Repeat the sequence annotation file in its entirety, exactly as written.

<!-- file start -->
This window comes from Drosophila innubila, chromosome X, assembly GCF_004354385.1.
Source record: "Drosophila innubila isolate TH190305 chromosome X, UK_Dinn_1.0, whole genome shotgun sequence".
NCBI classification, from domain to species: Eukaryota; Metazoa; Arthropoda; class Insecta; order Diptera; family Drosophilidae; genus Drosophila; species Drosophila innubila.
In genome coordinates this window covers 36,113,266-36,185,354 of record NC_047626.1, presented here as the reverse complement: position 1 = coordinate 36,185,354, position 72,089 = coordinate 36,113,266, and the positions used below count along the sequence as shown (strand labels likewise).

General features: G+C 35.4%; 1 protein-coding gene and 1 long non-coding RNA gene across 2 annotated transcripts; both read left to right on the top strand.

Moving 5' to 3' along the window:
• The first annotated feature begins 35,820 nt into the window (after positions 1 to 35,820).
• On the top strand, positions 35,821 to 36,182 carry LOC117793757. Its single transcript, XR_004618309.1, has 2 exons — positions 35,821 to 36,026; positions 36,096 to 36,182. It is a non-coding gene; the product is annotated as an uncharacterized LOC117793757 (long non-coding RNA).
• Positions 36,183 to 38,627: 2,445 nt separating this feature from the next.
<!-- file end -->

This window comes from Drosophila innubila, chromosome X, assembly GCF_004354385.1.
Source record: "Drosophila innubila isolate TH190305 chromosome X, UK_Dinn_1.0, whole genome shotgun sequence".
NCBI classification, from domain to species: Eukaryota; Metazoa; Arthropoda; class Insecta; order Diptera; family Drosophilidae; genus Drosophila; species Drosophila innubila.
In genome coordinates this window covers 36,113,266-36,185,354 of record NC_047626.1, presented here as the reverse complement: position 1 = coordinate 36,185,354, position 72,089 = coordinate 36,113,266, and the positions used below count along the sequence as shown (strand labels likewise).

General features: G+C 35.4%; 1 protein-coding gene and 1 long non-coding RNA gene across 2 annotated transcripts; both read left to right on the top strand.

Moving 5' to 3' along the window:
• The first annotated feature begins 35,820 nt into the window (after positions 1 to 35,820).
• On the top strand, positions 35,821 to 36,182 carry LOC117793757. Its single transcript, XR_004618309.1, has 2 exons — positions 35,821 to 36,026; positions 36,096 to 36,182. It is a non-coding gene; the product is annotated as an uncharacterized LOC117793757 (long non-coding RNA).
• Positions 36,183 to 38,627: 2,445 nt separating this feature from the next.